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Arthritis Res Ther. 2010;12(1):R8. doi: 10.1186/ar2907. Epub 2010 Jan 12.

Levels of anti-citrullinated protein antibodies and IgM rheumatoid factor are not associated with outcome in early arthritis patients: a cohort study.

Author information

1
Jan van Breemen Institute, department of rheumatology, Dr, Jan van Breemenstraat 2, 1056 AB Amsterdam, The Netherlands.

Abstract

INTRODUCTION:

To investigate whether baseline levels of anti-citrullinated protein antibody (ACPA) or IgM rheumatoid factor (IgM-RF) and changes in the year thereafter are associated with disease activity, functional and radiographic outcome in early arthritis patients, and provide additional information over baseline autoantibody status.

METHODS:

In 545 early arthritis patients ACPA and IgM-RF levels, disease activity (DAS28), the Health Assessment Questionnaire (HAQ) and Sharp/Van der Heijde Score (SHS) were assessed annually. Baseline status, levels and first-year changes of the autoantibodies were associated with these measures at the two-year follow-up and sub-analysed according to autoantibody status.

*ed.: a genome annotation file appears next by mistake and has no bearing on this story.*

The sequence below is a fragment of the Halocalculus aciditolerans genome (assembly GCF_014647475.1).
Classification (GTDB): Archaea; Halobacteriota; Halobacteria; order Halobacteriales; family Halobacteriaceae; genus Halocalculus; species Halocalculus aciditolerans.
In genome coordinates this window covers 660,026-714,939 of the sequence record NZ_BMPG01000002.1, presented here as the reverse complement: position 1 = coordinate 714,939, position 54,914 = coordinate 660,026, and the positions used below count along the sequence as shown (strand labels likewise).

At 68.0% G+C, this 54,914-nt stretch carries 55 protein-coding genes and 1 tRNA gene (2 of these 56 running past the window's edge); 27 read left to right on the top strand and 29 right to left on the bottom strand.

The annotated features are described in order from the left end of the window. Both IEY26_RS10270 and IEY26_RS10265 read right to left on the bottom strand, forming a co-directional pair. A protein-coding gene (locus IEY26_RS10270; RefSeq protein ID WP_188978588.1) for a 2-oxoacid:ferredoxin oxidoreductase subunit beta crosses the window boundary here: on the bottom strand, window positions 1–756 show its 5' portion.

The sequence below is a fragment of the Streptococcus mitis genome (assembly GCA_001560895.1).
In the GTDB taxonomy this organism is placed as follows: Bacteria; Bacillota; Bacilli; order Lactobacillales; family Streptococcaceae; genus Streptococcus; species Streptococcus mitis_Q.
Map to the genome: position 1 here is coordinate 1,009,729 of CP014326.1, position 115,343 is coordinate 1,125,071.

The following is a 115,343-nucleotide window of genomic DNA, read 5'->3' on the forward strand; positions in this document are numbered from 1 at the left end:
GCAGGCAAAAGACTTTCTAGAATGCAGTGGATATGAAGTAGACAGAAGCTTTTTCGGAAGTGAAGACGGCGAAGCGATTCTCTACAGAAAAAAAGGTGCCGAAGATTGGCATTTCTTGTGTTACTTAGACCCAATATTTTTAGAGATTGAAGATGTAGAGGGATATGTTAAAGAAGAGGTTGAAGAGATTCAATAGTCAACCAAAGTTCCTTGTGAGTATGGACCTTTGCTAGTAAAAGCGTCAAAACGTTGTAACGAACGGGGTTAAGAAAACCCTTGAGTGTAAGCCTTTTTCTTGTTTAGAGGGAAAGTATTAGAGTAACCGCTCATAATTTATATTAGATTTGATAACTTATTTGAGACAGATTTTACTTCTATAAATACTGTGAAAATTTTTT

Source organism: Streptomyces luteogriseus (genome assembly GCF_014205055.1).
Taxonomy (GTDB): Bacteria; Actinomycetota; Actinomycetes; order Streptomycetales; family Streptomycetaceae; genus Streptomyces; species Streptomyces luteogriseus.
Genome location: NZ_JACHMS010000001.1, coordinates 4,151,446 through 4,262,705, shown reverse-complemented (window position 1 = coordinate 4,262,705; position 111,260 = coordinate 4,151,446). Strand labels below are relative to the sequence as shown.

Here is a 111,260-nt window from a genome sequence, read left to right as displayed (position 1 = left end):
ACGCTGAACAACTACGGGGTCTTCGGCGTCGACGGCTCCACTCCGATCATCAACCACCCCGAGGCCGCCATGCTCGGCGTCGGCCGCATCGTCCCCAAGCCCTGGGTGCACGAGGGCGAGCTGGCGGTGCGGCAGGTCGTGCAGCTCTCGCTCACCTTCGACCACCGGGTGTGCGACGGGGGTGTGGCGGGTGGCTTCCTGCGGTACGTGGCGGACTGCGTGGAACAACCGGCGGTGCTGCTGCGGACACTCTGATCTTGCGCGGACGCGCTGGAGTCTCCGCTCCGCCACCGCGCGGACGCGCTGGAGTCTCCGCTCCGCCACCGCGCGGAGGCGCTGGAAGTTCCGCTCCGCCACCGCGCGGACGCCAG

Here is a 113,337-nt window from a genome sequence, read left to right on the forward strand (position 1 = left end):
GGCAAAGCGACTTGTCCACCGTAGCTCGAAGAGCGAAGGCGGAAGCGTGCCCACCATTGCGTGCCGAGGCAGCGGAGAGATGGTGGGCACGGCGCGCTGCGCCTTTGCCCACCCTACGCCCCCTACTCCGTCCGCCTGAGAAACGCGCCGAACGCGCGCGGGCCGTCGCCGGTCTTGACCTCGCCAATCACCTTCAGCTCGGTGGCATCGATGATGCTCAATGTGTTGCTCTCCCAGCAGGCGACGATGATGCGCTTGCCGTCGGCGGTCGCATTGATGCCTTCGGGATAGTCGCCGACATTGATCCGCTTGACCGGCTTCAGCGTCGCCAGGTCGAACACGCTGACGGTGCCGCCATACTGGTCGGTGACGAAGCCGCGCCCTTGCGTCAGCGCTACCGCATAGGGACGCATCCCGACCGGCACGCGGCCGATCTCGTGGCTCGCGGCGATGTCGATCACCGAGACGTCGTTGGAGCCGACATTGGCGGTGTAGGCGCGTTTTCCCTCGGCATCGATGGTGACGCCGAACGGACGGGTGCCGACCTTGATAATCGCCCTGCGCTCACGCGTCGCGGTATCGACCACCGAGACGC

RESULTS:

The mean age was 52.7 years, 69% was female, at baseline 56% was ACPA positive, 47% IgM-RF positive. At the two-year follow-up the mean DAS28 was 2.88, and the median HAQ and SHS were 0.38 and 1, respectively. At one year, ACPA and IgM-RF levels had decreased by 31% and 56%, respectively. A switch from negative to positive occurred in 2% for ACPA and 3% for IgM-RF. Positive ACPA and RF status were both associated with SHS at two years (P < 0.001), but baseline levels only showed a minor correlation of ACPA with DAS28 and HAQ at two years. Level changes were not associated with the outcome parameters.

CONCLUSIONS:

Baseline levels and first-year changes of ACPA and IgM-RF are hardly associated with outcome after two years. Seroconversion seldom occurs. Therefore, it does not appear useful to repeat ACPA or IgM-RF measurements.

PMID:
20064278
PMCID:
PMC2875634
DOI:
10.1186/ar2907
[Indexed for MEDLINE]
Free PMC Article

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